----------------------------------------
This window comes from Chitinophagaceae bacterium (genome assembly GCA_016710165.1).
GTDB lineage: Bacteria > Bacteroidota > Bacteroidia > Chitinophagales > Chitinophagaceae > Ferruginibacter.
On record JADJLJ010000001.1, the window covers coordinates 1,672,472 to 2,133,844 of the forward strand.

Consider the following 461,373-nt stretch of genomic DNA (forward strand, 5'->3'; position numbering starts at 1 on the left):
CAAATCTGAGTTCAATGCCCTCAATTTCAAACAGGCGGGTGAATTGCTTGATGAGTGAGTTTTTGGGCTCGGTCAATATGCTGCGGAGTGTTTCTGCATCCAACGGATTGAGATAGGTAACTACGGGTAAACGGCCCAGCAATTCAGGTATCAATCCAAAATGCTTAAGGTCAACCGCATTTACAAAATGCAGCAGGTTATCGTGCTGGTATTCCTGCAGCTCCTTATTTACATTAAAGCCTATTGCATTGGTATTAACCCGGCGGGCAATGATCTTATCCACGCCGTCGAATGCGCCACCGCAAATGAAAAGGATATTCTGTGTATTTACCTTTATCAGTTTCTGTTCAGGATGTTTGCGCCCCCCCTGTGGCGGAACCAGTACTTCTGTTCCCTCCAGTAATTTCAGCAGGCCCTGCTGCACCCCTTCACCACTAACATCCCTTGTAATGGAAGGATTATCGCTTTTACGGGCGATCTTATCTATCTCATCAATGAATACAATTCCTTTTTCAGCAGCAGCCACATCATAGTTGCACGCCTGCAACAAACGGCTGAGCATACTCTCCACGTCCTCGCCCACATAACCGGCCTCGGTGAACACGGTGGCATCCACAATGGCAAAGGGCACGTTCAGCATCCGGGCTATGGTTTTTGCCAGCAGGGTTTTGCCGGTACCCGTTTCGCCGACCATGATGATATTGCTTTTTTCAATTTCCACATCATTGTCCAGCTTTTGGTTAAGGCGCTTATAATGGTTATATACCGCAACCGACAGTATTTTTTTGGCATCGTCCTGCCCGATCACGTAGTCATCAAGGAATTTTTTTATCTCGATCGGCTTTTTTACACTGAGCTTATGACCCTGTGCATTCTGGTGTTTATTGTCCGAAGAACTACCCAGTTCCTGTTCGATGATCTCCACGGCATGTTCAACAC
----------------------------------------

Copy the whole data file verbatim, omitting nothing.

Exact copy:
This window comes from Chitinophagaceae bacterium (genome assembly GCA_016710165.1).
GTDB lineage: Bacteria > Bacteroidota > Bacteroidia > Chitinophagales > Chitinophagaceae > Ferruginibacter.
On record JADJLJ010000001.1, the window covers coordinates 1,672,472 to 2,133,844 of the forward strand.

Consider the following 461,373-nt stretch of genomic DNA (forward strand, 5'->3'; position numbering starts at 1 on the left):
CAAATCTGAGTTCAATGCCCTCAATTTCAAACAGGCGGGTGAATTGCTTGATGAGTGAGTTTTTGGGCTCGGTCAATATGCTGCGGAGTGTTTCTGCATCCAACGGATTGAGATAGGTAACTACGGGTAAACGGCCCAGCAATTCAGGTATCAATCCAAAATGCTTAAGGTCAACCGCATTTACAAAATGCAGCAGGTTATCGTGCTGGTATTCCTGCAGCTCCTTATTTACATTAAAGCCTATTGCATTGGTATTAACCCGGCGGGCAATGATCTTATCCACGCCGTCGAATGCGCCACCGCAAATGAAAAGGATATTCTGTGTATTTACCTTTATCAGTTTCTGTTCAGGATGTTTGCGCCCCCCCTGTGGCGGAACCAGTACTTCTGTTCCCTCCAGTAATTTCAGCAGGCCCTGCTGCACCCCTTCACCACTAACATCCCTTGTAATGGAAGGATTATCGCTTTTACGGGCGATCTTATCTATCTCATCAATGAATACAATTCCTTTTTCAGCAGCAGCCACATCATAGTTGCACGCCTGCAACAAACGGCTGAGCATACTCTCCACGTCCTCGCCCACATAACCGGCCTCGGTGAACACGGTGGCATCCACAATGGCAAAGGGCACGTTCAGCATCCGGGCTATGGTTTTTGCCAGCAGGGTTTTGCCGGTACCCGTTTCGCCGACCATGATGATATTGCTTTTTTCAATTTCCACATCATTGTCCAGCTTTTGGTTAAGGCGCTTATAATGGTTATATACCGCAACCGACAGTATTTTTTTGGCATCGTCCTGCCCGATCACGTAGTCATCAAGGAATTTTTTTATCTCGATCGGCTTTTTTACACTGAGCTTATGACCCTGTGCATTCTGGTGTTTATTGTCCGAAGAACTACCCAGTTCCTGTTCGATGATCTCCACGGCATGTTCAACAC